The continued economic strength and growth of the United States is closely tied to the strength and reliability of our highway system. The key to improving this system is research: to develop, enhance and implement new design procedures, operational practices, construction methods, enhanced materials, and inspection technology. Too often this research is reactive, conducted in response to emergencies or tragic failures of infrastructure, such as those that occurred at the Silver Bridge, Mianus River Bridge, Cypress Street Viaduct, and the I-10 Escambia Bay Bridge. The goal of transportation agencies is to break that chain of failures by conducting proactive research that can be implemented prior to catastrophic failure. AASHTO, the FHWA and the NCHRP have been driving forces in their funding and support of proactive research. Modjeski and Masters has been an active partner with them for decades.
In the late 1980s we were selected to lead a team of experts in the development of the AASHTO LRFD Bridge Design Specifications (LRFD). The new specifications utilize state-of-the-art analysis and design methodologies, and make use of load and resistance factors based on the known variability of applied loads, material properties and resistance models. The load and resistance factors are calibrated from actual bridge statistics. Bridges designed with the LRFD specifications should have more uniform levels of safety, which should lead to superior serviceability and long-term maintainability.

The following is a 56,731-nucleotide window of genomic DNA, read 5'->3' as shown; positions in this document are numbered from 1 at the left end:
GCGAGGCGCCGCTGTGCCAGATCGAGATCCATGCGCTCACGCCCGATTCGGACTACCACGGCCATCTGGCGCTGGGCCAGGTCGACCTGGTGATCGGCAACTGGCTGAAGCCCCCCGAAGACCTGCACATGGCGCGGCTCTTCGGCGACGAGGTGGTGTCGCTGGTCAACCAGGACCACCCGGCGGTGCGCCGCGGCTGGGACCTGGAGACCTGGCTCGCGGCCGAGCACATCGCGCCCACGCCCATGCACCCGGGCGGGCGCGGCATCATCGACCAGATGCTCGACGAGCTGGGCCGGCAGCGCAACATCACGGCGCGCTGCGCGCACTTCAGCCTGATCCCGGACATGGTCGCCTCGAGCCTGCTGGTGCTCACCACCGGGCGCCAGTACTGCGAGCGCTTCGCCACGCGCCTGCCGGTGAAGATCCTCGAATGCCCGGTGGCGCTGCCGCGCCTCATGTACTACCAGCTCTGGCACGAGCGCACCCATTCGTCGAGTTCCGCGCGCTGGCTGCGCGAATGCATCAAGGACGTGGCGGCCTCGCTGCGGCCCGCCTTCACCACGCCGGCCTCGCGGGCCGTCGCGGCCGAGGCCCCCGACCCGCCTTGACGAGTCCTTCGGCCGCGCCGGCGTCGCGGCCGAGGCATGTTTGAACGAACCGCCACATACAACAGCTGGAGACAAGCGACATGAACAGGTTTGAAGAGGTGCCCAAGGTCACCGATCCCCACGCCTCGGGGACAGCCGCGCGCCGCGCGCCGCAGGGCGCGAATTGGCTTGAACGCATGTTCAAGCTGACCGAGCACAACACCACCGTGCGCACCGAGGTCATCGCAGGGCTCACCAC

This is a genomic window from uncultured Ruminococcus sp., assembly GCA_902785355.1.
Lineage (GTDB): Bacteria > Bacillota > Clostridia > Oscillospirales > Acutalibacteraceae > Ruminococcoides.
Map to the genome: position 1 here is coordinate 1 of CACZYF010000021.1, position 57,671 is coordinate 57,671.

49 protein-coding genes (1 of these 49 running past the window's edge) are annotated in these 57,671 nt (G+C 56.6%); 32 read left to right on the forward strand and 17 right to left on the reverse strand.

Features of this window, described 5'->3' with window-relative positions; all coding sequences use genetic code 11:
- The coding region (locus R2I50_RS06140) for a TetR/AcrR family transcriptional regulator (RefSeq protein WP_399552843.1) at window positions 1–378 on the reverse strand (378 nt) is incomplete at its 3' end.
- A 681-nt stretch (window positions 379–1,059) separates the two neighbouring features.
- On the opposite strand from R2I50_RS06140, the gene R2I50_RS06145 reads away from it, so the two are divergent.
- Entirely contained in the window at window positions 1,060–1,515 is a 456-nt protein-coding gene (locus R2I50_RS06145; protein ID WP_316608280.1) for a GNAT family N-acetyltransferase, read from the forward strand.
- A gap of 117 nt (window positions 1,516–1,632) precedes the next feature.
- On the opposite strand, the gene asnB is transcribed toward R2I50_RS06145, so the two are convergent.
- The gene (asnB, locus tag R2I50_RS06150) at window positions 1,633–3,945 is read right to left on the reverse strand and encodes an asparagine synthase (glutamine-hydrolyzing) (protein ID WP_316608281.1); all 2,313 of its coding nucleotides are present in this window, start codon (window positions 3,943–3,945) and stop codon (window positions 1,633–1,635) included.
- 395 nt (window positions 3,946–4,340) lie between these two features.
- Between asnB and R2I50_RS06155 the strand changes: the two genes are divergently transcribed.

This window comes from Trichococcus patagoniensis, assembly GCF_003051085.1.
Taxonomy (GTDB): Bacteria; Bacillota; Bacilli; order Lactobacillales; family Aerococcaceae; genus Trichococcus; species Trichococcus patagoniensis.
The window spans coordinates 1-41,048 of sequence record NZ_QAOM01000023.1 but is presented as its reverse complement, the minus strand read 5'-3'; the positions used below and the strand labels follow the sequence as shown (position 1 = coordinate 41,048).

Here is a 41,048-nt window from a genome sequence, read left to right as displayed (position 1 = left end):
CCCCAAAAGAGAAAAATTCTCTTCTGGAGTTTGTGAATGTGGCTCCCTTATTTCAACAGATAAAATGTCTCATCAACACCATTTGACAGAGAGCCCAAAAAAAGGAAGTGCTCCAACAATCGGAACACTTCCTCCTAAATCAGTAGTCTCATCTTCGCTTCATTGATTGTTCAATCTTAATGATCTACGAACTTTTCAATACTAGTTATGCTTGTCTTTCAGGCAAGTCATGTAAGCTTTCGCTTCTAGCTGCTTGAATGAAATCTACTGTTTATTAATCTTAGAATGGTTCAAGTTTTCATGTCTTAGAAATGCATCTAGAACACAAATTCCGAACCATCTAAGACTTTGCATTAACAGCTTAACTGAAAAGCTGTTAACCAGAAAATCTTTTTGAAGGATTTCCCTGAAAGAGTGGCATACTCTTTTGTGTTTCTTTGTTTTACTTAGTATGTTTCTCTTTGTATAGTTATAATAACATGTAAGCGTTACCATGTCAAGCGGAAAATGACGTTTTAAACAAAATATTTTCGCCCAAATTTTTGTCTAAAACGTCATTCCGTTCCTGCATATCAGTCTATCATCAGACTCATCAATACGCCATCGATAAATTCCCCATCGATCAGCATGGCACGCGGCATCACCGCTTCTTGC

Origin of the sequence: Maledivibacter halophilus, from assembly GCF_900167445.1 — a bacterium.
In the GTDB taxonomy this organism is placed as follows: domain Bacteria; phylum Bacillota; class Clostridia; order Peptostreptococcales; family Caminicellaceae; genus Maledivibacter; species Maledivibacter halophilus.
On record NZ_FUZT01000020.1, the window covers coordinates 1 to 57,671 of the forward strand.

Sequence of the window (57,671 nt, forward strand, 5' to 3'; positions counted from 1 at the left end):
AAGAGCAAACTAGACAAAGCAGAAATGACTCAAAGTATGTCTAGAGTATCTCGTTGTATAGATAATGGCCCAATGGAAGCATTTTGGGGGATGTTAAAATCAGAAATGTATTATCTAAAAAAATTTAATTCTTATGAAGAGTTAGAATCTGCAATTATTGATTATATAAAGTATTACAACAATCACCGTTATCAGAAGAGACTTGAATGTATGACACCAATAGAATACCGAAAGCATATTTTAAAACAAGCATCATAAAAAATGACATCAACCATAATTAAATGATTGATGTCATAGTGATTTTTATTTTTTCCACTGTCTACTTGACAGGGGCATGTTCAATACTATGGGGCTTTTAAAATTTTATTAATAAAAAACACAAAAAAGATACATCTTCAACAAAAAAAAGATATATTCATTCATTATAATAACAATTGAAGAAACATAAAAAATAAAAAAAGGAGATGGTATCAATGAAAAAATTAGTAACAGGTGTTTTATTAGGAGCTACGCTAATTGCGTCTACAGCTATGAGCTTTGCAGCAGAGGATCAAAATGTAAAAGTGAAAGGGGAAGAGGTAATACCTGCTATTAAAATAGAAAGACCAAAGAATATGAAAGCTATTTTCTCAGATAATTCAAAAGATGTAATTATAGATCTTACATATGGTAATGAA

On the heels of that assignment we were awarded a contract to develop Recommended Specifications for the Design, Fabrication, and Erection of Movable Highway Bridges whose end product would become the AASHTO LRFD Movable Highway Bridge Design Specifications. These specifications are based on current practice and technology, are consistent with the format and philosophy of the AASHTO LRFD Bridge Design Specifications, and are accompanied by a commentary. Similarly, with the mandatory implementation of the AASHTO LRFD Bridge Design Specifications, the pedestrian bridge design guide has become somewhat obsolete and needed revision to be compatible with the AASHTO LRFD Bridge Design Specifications. Modjeski and Masters was again selected for this assignment.
Today Modjeski and Masters continues to hone its industry-leading expertise in bridge services through a number of efforts, including:
- Our recently completed work on the development of Guide Specifications for Bridges Vulnerable to Coastal Storms,
- Our current work as a team member on the following projects: NCHRP 20-7, Task 270, Application of AASHTO LRFD Specifications to Design of Sound Barriers; NCHRP 12-78, Evaluation of Load Rating by Load and Resistance Factor Rating; NCHRP 12-72, Blast Resistant Highway Bridges: Design and Detailing Guidelines; and FHWA’s Manual for the Design, Construction, and Maintenance of Orthotropic Steel Bridges, and
- Our ongoing maintenance of the LRFD specifications, which we began in 1996.